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Published On: Sat, Feb 10th, 2018

Direct Rule: Teaching the Naughty Islanders a Lesson

Liberty struggle fistsDear editor,

St. Eustatius, a Public Entity of the Netherlands was recently placed under direct Dutch rule after the ‘Committee of Wise Men’ concluded in its report that there is a “gross neglect of duties” on St. Eustatius. The report further characterized the administrative situation on Statia by lawlessness and financial mismanagement, but the report was also critical of the Dutch Government’s role in the development of the situation in Statia.

In 2009, the UK government imposed direct British rule on the Turks & Caicos Islands for three years, after evidence of government corruption and incompetence was found. This move was met with strong political and regional resistance and condemnation, but the British Government was convinced that this was the way to go and claimed that the islanders would welcome the British with open arms, the latter proved not to be entirely the case.

In the case of Statia, the ‘Committee of Wise Men’ recommended this measure after reviewing published reports and after conducting interviews with 70 individuals out of a population of 3200, which is equivalent to 2% of the Statian population. The ‘Committee of Wise Men’ argued that imposing direct rule was necessary because the island government had ruled out any form of dialogue with its Dutch counterparts. The Committee further argued that such a measure would be met with accusations of “neocolonialism” but that the majority of Statians would be welcoming of this intervention, this based on consultations with just 2% of the Statian population.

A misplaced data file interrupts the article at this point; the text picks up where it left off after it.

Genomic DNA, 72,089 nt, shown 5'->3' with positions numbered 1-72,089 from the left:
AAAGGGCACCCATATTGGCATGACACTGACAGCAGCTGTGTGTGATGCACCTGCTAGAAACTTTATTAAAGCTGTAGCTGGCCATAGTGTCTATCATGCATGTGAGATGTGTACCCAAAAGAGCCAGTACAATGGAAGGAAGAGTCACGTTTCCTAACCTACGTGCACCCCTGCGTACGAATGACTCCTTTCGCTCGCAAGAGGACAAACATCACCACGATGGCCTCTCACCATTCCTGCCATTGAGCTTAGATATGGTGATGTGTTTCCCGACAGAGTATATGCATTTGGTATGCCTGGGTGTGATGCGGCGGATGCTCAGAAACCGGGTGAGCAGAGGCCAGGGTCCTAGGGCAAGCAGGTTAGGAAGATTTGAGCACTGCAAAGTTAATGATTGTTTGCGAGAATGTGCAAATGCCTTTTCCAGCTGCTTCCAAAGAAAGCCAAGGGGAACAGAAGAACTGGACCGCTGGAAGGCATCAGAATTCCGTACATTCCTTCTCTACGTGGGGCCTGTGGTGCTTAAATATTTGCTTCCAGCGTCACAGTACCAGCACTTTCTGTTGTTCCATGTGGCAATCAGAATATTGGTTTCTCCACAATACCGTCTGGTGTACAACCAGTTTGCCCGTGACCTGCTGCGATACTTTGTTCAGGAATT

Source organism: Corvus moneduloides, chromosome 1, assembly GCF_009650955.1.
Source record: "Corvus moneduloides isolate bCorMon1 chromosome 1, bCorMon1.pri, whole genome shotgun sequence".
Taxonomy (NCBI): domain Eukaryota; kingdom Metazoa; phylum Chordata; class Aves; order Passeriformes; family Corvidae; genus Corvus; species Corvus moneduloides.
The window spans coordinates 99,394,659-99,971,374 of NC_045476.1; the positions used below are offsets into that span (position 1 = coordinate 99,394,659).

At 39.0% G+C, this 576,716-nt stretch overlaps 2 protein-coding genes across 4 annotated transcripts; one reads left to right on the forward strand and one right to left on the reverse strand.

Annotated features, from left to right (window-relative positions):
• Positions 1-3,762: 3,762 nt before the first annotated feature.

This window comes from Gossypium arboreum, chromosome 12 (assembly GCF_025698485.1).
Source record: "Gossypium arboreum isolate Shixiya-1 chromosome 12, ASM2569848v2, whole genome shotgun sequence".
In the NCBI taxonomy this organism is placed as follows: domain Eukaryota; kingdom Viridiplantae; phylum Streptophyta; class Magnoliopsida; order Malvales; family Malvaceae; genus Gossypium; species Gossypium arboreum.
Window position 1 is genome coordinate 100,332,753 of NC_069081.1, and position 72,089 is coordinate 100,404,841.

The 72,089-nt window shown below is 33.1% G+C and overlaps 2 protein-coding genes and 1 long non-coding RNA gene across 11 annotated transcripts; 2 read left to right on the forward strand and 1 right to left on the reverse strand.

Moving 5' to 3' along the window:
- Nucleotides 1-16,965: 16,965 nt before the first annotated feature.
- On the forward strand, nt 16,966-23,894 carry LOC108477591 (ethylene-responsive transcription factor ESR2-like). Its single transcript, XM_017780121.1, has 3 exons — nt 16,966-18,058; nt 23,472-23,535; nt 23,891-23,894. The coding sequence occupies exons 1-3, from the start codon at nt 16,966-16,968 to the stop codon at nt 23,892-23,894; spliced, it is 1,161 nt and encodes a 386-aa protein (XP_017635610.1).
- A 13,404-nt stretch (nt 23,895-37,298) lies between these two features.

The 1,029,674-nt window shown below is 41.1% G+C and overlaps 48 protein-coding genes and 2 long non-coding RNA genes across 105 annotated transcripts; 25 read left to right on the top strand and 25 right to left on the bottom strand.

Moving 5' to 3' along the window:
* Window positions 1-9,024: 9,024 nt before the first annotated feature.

The dissolution of democratically elected representatives in dependent overseas territories, while striping the citizens of their voice, seem to be the applied strategy of choice when the democratically elected representatives of said dependencies start to ‘misbehave’. Both the Dutch and the UK government argued that the imposition of direct rule in their territories were in accordance with their country’s constitution. One could however argue, whether such a measure, whereby an unelected British or Dutch official assumes all power to govern at ‘will’ for a period of years in its ‘territory’ without the organization of local elections, is truly the right thing to do.

Mr. Galmo Williams the former premier of the Turks & Caicos Islands until direct British rule was imposed said, “We will never be able as a nation to move forward [if] every time we reach a crossroads our rights get taken away, our freedom gets taken away.” Mr. Williams describes the problematic relation that exists between the administering power and its’ dependency, namely the belief that the administering power must rescue the islanders out of the hands of their corrupt and incompetent representatives, while at the same time reinforcing a sense of helplessness in the hearts and minds of the islanders, who usually say, “Let the Dutch/British come” when governing and social challenges arise in the territory.

Instead of imposing direct rule in Statia, a neutral third party (preferably outside of the Dutch Kingdom) could have been solicited to mediate between both governments. Or the people of Statia could have been asked via a consultative referendum, if they were desirous of direct Dutch rule.

The continuous practice of stripping islanders of their voice when the dependent territory ‘misbehaves’ can not only be viewed as the exertion of power but also as a morally unjust practice.

Brighter Path Foundation